Easy to clean; requires less power. The process could theoretically go on forever without changing electrodes.

Downside
Works only for brackish water; in practice, electrodes can foul. Does not mitigate toxic brine.

Best for
Brackish water.

Energy trade-off
Far less pressure means less energy.

What’s next
This year, a test reactor will be unveiled in New Mexico, part of an international project led by Campbell Applied Physics, in Rancho Murieta, Calif., and several U.S. national laboratories.

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In the Pipeline

SPIN CYCLE: BETTER PRETREATMENT

How it works
A team of researchers at Palo Alto Research Center (PARC), in California, has developed a reactor that separates particulates from water by sending it through a long, curved channel. Hydrodynamic forces cause the particles to become concentrated near the inner wall of the channel, which allows for easy separation.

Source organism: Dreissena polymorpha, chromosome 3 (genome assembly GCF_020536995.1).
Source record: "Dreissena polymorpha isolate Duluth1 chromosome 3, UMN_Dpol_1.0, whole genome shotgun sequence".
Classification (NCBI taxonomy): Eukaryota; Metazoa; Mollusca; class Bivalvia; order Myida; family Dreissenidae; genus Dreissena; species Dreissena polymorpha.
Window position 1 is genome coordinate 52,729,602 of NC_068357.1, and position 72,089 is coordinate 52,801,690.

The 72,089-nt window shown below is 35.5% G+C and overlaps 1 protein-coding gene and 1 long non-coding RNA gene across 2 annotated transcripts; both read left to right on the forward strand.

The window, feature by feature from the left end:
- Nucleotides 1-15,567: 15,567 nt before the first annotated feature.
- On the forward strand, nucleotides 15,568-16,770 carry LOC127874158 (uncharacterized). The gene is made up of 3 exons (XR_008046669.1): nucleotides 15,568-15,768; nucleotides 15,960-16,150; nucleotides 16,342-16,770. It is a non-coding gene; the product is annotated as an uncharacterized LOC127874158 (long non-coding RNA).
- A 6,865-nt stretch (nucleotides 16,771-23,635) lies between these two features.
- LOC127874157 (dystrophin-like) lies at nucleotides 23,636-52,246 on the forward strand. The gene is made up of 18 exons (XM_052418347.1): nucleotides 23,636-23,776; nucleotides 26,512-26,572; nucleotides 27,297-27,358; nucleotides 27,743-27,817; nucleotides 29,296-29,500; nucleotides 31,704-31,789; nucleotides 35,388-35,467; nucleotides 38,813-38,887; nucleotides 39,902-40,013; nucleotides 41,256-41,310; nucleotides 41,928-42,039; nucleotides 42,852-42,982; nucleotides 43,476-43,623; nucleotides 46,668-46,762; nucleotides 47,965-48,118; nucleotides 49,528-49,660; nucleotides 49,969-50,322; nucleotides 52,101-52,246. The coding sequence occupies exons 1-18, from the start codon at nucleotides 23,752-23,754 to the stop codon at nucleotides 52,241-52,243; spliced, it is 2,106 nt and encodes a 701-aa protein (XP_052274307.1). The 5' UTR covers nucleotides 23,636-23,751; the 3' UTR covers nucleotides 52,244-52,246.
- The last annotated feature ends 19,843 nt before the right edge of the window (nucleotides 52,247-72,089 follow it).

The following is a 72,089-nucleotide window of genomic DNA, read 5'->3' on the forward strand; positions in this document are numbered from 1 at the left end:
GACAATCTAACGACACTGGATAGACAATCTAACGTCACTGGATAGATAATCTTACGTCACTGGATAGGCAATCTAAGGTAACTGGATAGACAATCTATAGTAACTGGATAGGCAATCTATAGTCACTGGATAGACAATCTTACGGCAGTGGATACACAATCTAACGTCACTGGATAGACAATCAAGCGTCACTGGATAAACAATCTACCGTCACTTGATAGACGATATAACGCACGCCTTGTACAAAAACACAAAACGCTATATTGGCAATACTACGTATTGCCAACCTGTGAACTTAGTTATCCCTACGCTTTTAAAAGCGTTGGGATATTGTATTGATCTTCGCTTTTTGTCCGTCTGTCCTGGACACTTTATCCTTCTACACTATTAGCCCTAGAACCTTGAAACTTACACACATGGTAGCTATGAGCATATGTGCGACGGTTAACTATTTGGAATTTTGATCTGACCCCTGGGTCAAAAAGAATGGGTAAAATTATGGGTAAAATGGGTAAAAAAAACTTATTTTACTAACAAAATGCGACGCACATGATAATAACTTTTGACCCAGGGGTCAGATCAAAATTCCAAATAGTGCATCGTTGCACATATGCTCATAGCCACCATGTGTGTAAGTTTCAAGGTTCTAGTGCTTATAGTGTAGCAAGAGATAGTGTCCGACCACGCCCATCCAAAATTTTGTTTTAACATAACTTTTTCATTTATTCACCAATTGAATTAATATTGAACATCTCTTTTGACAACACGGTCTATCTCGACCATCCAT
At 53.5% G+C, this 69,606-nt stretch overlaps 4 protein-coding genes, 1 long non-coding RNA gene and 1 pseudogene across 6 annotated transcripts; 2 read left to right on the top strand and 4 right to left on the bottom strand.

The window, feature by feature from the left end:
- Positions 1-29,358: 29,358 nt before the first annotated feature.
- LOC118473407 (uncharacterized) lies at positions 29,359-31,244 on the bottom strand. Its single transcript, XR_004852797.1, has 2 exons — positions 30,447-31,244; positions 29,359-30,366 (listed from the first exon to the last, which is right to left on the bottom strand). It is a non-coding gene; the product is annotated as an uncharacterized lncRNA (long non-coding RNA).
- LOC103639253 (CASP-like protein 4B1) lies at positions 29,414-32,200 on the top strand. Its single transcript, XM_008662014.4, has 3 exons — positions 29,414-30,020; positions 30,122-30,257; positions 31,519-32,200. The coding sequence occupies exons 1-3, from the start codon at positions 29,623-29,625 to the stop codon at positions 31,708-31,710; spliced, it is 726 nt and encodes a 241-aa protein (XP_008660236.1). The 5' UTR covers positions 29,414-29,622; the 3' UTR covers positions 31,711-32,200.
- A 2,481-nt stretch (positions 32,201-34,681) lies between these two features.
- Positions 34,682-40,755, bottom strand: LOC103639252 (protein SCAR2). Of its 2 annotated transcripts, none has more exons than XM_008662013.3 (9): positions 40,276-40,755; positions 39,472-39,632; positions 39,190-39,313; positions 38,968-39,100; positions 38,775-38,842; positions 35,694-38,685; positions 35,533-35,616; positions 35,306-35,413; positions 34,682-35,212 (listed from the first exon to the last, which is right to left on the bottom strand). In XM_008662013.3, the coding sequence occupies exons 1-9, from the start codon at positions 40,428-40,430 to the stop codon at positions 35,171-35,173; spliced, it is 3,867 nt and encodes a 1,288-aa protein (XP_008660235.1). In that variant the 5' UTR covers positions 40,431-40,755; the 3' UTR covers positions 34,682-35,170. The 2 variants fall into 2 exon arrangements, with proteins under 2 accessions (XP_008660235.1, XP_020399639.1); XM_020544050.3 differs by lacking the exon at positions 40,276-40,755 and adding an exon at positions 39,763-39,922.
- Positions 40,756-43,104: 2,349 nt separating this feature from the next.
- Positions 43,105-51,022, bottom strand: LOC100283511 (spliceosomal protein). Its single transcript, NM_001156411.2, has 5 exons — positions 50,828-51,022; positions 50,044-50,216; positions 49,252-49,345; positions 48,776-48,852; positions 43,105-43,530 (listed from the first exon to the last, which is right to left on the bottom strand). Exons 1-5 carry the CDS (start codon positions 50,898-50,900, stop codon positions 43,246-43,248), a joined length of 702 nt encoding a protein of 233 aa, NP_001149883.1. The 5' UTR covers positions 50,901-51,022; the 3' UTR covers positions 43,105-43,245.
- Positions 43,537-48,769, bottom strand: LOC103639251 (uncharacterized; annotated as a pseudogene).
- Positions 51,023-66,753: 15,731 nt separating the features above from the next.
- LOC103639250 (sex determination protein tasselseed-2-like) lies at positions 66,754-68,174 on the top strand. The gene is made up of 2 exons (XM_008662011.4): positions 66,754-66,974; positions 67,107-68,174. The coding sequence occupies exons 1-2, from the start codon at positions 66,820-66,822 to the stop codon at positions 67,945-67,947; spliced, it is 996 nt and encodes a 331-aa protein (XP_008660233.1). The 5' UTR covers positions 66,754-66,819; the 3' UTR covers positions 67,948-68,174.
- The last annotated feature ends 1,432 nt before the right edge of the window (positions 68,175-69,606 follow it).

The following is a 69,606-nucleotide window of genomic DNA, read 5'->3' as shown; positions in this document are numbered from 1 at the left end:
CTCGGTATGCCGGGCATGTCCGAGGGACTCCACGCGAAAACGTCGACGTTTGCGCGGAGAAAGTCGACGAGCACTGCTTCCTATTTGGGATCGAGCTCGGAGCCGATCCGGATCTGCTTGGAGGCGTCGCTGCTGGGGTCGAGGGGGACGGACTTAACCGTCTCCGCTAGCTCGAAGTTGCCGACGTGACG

Upside
Uses very little energy; compact; reduces the footprint of RO pretreatment.

Downside
The channels themselves might be susceptible to fouling. Does not address desalination’s toxic brine output.

Best for
Seawater, brackish water, and wastewater.

Energy trade-off
Unlike centrifuges, which spin contaminants out of water using g forces in the thousands or tens of thousands, PARC’s laboratory-scale system requires g forces in the single digits. That reduces the energy demand of pretreatment to only 2.5 kWh/ML of water.

What’s next
A test reactor will be installed on a U.S. Navy aircraft carrier later this year.

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In the Pipeline

BORDER PATROL: BETTER MEMBRANES